Bengur, 56, who ran against U.S. Rep. C.A. ‘‘Dutch” Ruppersberger (D-Dist. 2) of Cockeysville in 2002, said ‘‘a confluence of events” led him to renew his bid for Congress.
He wants to replace Benjamin L. Cardin (D) of Baltimore, who is running for the U.S. Senate seat being vacated by Paul S. Sarbanes (D), who is retiring.
‘‘I felt somebody needs to start speaking out,” Bengur said. ‘‘If not me, then who?”
Bengur, who will step down as party treasurer as soon as a replacement is named, called himself the only candidate with a strong business background, a child serving in the military in Iraq and the willingness to oppose Republican stances on the Iraq war, education and the environment.
‘‘Democrats have to speak up with alternatives and come up with new ideas,” he said in an interview with Capital News Service. ‘‘That’s what I have done in my career and that’s what I will do when I’m elected.”
During his 20 years in investment banking, Bengur said, he helped state and local governments, their agencies and other companies secure millions of dollars in financing, including deals to develop low- to moderate-income housing in Maryland. He is a senior adviser for Bengur Bryan & Co. Inc., a Baltimore investment banking firm he co-founded in 1991.
‘‘Knowing how to run companies, knowing how to balance budgets, knowing how to make payroll” are important skills at a time of budgetary crisis in the country, said Greg Shaffer, Bengur’s campaign manager.
Bengur also helped develop alternative treatments for juvenile offenders and served on the boards of community organizations like the Baltimore Parks & People Foundation and the Baltimore County Public Library.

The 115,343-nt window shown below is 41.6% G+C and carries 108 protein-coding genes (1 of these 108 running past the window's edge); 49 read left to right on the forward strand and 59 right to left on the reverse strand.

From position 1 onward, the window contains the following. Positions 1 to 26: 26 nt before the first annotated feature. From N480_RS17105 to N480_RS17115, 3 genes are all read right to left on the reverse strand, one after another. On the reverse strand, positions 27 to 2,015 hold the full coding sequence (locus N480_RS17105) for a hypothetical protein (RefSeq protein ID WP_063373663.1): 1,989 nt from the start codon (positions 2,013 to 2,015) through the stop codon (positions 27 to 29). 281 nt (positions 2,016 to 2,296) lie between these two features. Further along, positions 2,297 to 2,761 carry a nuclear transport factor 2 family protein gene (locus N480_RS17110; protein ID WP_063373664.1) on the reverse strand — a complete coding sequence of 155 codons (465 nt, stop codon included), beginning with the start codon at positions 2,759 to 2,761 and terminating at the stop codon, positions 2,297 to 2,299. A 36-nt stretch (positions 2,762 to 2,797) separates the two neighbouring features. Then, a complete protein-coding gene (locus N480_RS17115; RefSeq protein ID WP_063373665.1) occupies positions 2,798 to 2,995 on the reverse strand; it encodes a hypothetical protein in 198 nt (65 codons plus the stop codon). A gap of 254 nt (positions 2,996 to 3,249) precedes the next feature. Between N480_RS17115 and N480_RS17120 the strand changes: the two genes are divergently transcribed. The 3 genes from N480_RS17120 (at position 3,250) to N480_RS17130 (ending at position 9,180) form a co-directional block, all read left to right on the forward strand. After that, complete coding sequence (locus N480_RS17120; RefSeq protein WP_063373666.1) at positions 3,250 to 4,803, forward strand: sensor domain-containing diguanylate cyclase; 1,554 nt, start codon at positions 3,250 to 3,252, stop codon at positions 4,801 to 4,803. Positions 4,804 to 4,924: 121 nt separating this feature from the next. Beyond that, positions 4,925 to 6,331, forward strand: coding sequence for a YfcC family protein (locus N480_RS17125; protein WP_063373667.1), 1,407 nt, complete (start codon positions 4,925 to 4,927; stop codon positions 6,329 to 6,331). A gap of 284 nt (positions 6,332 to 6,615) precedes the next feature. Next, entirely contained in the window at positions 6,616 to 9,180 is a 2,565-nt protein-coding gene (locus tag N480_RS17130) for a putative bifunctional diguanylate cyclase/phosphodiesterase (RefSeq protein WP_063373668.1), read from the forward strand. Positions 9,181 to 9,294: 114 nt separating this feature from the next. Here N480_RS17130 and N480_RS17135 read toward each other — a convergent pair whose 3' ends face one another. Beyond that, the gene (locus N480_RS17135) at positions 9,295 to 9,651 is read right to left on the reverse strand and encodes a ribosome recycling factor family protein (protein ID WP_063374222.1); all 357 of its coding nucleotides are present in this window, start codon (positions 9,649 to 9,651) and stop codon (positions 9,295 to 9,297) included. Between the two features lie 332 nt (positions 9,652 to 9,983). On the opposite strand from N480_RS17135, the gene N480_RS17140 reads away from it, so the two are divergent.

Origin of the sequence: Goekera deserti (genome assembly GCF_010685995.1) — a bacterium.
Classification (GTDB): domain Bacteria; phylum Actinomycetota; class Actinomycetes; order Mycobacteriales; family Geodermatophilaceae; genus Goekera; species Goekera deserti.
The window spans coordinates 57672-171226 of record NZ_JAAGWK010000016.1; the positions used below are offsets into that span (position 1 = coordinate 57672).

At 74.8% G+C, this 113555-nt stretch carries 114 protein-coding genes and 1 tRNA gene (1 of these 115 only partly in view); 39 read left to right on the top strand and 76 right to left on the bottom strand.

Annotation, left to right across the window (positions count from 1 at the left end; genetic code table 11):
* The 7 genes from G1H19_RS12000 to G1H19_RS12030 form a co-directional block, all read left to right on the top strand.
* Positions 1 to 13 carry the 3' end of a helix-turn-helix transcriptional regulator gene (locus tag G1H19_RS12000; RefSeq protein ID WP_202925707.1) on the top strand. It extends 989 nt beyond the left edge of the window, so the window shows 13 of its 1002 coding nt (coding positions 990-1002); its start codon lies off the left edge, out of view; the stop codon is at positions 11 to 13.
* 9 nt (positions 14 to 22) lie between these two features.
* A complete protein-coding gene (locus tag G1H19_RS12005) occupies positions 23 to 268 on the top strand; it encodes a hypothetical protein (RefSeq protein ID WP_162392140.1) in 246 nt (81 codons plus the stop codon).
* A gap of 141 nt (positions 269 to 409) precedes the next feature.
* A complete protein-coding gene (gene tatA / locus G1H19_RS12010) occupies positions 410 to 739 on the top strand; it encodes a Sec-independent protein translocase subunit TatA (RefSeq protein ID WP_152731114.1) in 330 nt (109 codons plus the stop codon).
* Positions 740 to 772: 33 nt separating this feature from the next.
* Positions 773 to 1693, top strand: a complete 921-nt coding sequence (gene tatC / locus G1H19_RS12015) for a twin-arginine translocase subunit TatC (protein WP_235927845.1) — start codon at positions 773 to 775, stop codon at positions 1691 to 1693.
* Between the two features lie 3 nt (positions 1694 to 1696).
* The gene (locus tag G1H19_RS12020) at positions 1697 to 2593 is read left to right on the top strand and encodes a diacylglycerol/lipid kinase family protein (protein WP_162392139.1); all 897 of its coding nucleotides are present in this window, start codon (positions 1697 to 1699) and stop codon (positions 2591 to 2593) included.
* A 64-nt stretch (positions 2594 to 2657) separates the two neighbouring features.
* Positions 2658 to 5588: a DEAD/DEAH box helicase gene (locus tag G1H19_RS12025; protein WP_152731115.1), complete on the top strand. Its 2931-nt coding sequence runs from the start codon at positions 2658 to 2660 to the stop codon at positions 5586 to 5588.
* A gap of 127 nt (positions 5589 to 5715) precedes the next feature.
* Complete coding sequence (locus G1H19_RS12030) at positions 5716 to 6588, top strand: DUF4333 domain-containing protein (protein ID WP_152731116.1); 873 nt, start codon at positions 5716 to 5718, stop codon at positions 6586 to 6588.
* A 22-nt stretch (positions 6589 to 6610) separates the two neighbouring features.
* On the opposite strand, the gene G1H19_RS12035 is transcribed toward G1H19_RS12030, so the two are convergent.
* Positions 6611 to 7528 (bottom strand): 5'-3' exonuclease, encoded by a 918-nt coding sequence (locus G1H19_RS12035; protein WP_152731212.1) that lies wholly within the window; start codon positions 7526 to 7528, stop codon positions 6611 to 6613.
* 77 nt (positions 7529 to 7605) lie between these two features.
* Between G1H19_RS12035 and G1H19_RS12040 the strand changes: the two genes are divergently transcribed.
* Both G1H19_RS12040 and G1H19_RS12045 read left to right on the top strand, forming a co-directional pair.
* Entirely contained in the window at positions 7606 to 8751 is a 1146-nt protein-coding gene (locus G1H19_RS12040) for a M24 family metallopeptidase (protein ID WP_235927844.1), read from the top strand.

The Iraq war is a personal issue for Bengur, whose son, Noah, is a Marine lieutenant stationed at an air base west of Baghdad since late August.
‘‘Iraq affects me like nobody else in the race,” he said. ‘‘I have a deep concern for the lack of direction that this administration has in Iraq.”
Withdrawing troops immediately from Iraq is not a realistic goal, Bengur said. Instead, he wants the Bush administration to re-examine the objectives of the Iraq war.
‘‘We have to have a realistic assessment of what we’re trying to accomplish there, not platitudes about stopping terrorism,” he said, adding that Iraq harbored no terrorists before the U.S. invasion. ‘‘I think we’re doing a disservice to the Marines, soldiers and sailors over there.”
The last time he ran for Congress, Bengur raised about $200,000 from individual contributions and spent about $585,000 of his own money, according to the Center for Responsive Politics.
This time, Bengur has raised more than $100,000 in just the past month, Shaffer said, and his campaign does not foresee him having to use ‘‘a dime” of his own money.
Raised in Montgomery County by a Turkish father and American mother, Bengur, whose first name is short for Osman, received a bachelor’s degree in English from Princeton University and a graduate degree in criminology from Cambridge University in England. He is separated from his wife and has three children.
Bengur, who moved to Timonium in the 2nd District during his run against Ruppersberger, has lived in Rodgers Forge in the 3rd District for the past two years, Shaffer said. The 3rd District includes the city of Baltimore and Anne Arundel, Baltimore and Howard counties.
John Sarbanes, the senator’s son, has told supporters he will announce a run for Cardin’s seat.
Other Democratic candidates include former Baltimore Health Commissioner D. Peter Beilenson, state Sen. Paula C. Hollinger (D-Dist. 11) of Pikesville and Del. Neil F. Quinter (D-Dist. 13) of Columbia.
Anne Arundel County Executive Janet S. Owens (D) and Del. Jon S. Cardin (D-Dist. 11) of Baltimore, the congressman’s nephew, are considering bids.
Republican candidates include Scott Conwell, a Crofton lawyer, and Anne Arundel County Circuit Court Clerk Robert P. Duckworth of Crofton.